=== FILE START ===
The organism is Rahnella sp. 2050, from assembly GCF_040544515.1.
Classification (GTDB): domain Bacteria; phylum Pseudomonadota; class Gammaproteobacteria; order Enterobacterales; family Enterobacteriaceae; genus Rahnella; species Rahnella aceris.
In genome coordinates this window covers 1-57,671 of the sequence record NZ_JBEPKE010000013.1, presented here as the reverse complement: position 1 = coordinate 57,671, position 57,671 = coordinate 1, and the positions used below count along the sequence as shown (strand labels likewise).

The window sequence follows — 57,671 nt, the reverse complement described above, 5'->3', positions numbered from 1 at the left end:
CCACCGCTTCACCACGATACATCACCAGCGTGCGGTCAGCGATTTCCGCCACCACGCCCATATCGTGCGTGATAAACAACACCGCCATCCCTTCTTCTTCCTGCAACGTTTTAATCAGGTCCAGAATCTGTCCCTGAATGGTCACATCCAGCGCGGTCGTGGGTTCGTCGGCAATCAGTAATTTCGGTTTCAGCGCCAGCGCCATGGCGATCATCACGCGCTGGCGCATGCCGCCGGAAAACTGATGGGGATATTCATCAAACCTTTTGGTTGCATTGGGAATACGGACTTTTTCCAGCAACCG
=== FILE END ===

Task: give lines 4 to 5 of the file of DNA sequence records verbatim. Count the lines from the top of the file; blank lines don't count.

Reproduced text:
The window sequence follows — 57,671 nt, the reverse complement described above, 5'->3', positions numbered from 1 at the left end:
CCACCGCTTCACCACGATACATCACCAGCGTGCGGTCAGCGATTTCCGCCACCACGCCCATATCGTGCGTGATAAACAACACCGCCATCCCTTCTTCTTCCTGCAACGTTTTAATCAGGTCCAGAATCTGTCCCTGAATGGTCACATCCAGCGCGGTCGTGGGTTCGTCGGCAATCAGTAATTTCGGTTTCAGCGCCAGCGCCATGGCGATCATCACGCGCTGGCGCATGCCGCCGGAAAACTGATGGGGATATTCATCAAACCTTTTGGTTGCATTGGGAATACGGACTTTTTCCAGCAACCG